The Evolution of Adipocytes During Human Origins: An Integrative Genomic, Cellular, and Molecular Approach
Until recently, understanding of the evolutionary and molecular basis of many uniquely human traits has largely been hampered by the limited ability to perform experiments on, and access to samples from non-human primates. Induced pluripotent stem cell (iPSC) lines have provided virtually unlimited samples and allow, for the first time, precise experimental control in order to understand the relative roles of genetic, epigenetic and environmental effects.
Selective forces have shaped our species throughout our evolutionary history, and by understanding how these forces work, we can gain valuable insight into how we are influenced by our environment. More specifically, by understanding how the traits that make us uniquely human evolved, we can begin to learn about the benefits, tradeoffs, and environmental interactions of each trait in the context of our survival and health. Traits that today are maladaptive may have been beneficial to us in the past when we were living in different environmental conditions.
This dissertation focuses on adipocytes, the key component cell of fat, whose function was crucial during human evolutionary origins, as metabolic traits and diet were of particular importance. We have utilized of iPSCs from humans and chimpanzees to examine genome-wide gene expression and regulatory-element activity as well as perform experimental manipulation.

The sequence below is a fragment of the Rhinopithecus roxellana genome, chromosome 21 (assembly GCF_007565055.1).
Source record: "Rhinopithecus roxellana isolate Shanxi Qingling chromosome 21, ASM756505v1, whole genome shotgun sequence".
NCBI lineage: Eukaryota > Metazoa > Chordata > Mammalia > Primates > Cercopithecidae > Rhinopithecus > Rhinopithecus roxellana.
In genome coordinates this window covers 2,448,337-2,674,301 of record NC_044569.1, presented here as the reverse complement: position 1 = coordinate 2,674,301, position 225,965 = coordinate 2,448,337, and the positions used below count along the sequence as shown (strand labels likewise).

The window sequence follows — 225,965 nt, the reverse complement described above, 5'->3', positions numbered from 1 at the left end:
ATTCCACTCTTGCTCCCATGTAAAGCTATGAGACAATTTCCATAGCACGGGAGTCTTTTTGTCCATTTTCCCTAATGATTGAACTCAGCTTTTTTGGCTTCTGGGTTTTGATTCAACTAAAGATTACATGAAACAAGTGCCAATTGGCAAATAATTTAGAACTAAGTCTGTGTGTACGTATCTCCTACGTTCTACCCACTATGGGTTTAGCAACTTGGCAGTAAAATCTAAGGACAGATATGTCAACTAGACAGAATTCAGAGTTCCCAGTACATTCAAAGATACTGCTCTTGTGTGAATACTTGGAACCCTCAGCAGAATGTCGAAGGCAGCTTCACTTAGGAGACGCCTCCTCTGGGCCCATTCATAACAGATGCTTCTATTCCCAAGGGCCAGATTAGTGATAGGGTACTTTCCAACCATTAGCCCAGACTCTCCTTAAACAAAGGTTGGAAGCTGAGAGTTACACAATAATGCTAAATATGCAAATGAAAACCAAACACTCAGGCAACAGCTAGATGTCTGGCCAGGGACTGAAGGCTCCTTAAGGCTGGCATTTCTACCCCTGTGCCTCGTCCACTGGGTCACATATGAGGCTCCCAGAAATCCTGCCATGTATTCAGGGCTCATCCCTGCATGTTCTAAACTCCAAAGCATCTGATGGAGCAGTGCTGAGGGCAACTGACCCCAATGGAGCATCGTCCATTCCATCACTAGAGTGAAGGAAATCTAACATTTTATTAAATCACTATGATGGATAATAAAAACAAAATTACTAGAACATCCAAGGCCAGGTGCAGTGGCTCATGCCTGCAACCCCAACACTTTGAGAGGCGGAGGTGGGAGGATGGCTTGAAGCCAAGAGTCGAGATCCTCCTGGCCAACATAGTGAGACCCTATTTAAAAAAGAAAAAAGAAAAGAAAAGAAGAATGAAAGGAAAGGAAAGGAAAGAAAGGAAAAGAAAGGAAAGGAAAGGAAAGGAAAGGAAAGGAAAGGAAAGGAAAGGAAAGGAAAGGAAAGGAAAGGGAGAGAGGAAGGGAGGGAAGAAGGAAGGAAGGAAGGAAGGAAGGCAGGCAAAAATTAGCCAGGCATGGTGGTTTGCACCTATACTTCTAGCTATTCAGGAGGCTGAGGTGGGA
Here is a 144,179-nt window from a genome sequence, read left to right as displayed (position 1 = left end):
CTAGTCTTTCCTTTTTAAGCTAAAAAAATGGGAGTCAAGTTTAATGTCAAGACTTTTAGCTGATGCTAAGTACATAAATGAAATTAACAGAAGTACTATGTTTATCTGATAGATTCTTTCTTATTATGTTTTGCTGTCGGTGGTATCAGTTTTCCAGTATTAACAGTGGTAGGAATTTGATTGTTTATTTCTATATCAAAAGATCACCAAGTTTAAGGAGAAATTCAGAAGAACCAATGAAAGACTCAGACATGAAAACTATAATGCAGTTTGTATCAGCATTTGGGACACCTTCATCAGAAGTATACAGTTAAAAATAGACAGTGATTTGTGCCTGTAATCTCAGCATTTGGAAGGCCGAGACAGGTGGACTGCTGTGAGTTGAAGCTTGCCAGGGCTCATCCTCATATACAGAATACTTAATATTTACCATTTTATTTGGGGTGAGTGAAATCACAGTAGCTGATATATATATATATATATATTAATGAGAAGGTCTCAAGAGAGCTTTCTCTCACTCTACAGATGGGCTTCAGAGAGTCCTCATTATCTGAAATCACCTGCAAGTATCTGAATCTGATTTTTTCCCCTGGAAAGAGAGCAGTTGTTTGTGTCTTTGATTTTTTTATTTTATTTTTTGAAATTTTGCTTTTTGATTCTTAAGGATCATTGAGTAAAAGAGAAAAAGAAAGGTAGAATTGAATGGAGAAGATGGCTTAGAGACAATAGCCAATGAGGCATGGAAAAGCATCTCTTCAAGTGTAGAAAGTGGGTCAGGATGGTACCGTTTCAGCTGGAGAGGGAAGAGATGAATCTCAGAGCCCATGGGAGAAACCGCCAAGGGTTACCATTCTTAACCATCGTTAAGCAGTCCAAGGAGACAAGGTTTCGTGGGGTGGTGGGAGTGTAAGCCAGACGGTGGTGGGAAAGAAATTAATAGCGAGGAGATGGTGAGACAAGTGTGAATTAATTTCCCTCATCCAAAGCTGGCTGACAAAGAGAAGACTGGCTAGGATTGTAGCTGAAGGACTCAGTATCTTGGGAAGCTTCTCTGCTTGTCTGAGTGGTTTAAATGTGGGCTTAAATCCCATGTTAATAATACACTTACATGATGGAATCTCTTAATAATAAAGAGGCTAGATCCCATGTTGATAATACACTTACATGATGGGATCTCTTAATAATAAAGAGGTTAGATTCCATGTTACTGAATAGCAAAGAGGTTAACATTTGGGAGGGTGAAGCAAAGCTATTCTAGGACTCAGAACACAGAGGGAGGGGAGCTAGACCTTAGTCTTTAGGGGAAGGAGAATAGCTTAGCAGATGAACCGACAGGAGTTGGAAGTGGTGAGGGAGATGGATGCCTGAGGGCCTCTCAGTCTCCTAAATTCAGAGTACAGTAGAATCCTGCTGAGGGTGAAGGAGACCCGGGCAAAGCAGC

Comparisons of human and chimpanzee adipocytes has allowed for the identification of species-specific differences in gene expression and open chromatin regions. We find enrichment in several interesting categories including ‘energy homeostasis, ‘diacylglycerol metabolism’ and ‘carnitine biosynthetic process’.
We identify several genes related to the processing of dietary fatty acids that are expressed at a higher level in human adipocytes (FADS1/2 and ACSL5/6). Furthermore, we show that human lipid droplets are larger than chimpanzee droplets in white adipocytes but not brown adipocytes. Together this suggests concerted differences in how humans process and store dietary fatty acids.
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